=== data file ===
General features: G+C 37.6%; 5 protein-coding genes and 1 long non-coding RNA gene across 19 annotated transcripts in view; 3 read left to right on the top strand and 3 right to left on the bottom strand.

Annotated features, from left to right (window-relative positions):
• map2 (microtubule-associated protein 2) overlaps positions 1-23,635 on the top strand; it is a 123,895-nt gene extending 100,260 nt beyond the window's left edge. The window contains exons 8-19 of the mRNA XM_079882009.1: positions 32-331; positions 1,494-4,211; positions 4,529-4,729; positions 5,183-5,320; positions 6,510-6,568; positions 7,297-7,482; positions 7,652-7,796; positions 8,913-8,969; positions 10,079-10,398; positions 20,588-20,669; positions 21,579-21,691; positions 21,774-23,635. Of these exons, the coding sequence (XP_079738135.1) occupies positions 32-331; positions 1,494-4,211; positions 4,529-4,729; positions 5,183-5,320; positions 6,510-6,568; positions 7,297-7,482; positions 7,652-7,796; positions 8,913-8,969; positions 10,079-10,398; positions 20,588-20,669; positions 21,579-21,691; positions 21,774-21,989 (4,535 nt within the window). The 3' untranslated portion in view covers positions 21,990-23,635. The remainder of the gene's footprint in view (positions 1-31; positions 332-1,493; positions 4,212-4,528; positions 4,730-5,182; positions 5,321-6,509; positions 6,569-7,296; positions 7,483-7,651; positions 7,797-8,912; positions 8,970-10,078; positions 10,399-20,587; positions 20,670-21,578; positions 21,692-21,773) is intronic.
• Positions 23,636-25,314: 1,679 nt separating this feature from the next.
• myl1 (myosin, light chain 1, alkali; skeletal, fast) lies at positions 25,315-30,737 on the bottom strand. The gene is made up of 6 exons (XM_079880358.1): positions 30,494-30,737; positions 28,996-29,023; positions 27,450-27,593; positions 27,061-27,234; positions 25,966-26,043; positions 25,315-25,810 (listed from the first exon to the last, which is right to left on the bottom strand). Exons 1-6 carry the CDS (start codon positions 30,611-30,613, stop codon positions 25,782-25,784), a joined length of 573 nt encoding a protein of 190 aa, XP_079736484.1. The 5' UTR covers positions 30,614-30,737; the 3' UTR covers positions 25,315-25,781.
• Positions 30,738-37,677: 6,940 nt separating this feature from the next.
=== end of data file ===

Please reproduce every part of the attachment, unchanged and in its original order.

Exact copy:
General features: G+C 37.6%; 5 protein-coding genes and 1 long non-coding RNA gene across 19 annotated transcripts in view; 3 read left to right on the top strand and 3 right to left on the bottom strand.

Annotated features, from left to right (window-relative positions):
• map2 (microtubule-associated protein 2) overlaps positions 1-23,635 on the top strand; it is a 123,895-nt gene extending 100,260 nt beyond the window's left edge. The window contains exons 8-19 of the mRNA XM_079882009.1: positions 32-331; positions 1,494-4,211; positions 4,529-4,729; positions 5,183-5,320; positions 6,510-6,568; positions 7,297-7,482; positions 7,652-7,796; positions 8,913-8,969; positions 10,079-10,398; positions 20,588-20,669; positions 21,579-21,691; positions 21,774-23,635. Of these exons, the coding sequence (XP_079738135.1) occupies positions 32-331; positions 1,494-4,211; positions 4,529-4,729; positions 5,183-5,320; positions 6,510-6,568; positions 7,297-7,482; positions 7,652-7,796; positions 8,913-8,969; positions 10,079-10,398; positions 20,588-20,669; positions 21,579-21,691; positions 21,774-21,989 (4,535 nt within the window). The 3' untranslated portion in view covers positions 21,990-23,635. The remainder of the gene's footprint in view (positions 1-31; positions 332-1,493; positions 4,212-4,528; positions 4,730-5,182; positions 5,321-6,509; positions 6,569-7,296; positions 7,483-7,651; positions 7,797-8,912; positions 8,970-10,078; positions 10,399-20,587; positions 20,670-21,578; positions 21,692-21,773) is intronic.
• Positions 23,636-25,314: 1,679 nt separating this feature from the next.
• myl1 (myosin, light chain 1, alkali; skeletal, fast) lies at positions 25,315-30,737 on the bottom strand. The gene is made up of 6 exons (XM_079880358.1): positions 30,494-30,737; positions 28,996-29,023; positions 27,450-27,593; positions 27,061-27,234; positions 25,966-26,043; positions 25,315-25,810 (listed from the first exon to the last, which is right to left on the bottom strand). Exons 1-6 carry the CDS (start codon positions 30,611-30,613, stop codon positions 25,782-25,784), a joined length of 573 nt encoding a protein of 190 aa, XP_079736484.1. The 5' UTR covers positions 30,614-30,737; the 3' UTR covers positions 25,315-25,781.
• Positions 30,738-37,677: 6,940 nt separating this feature from the next.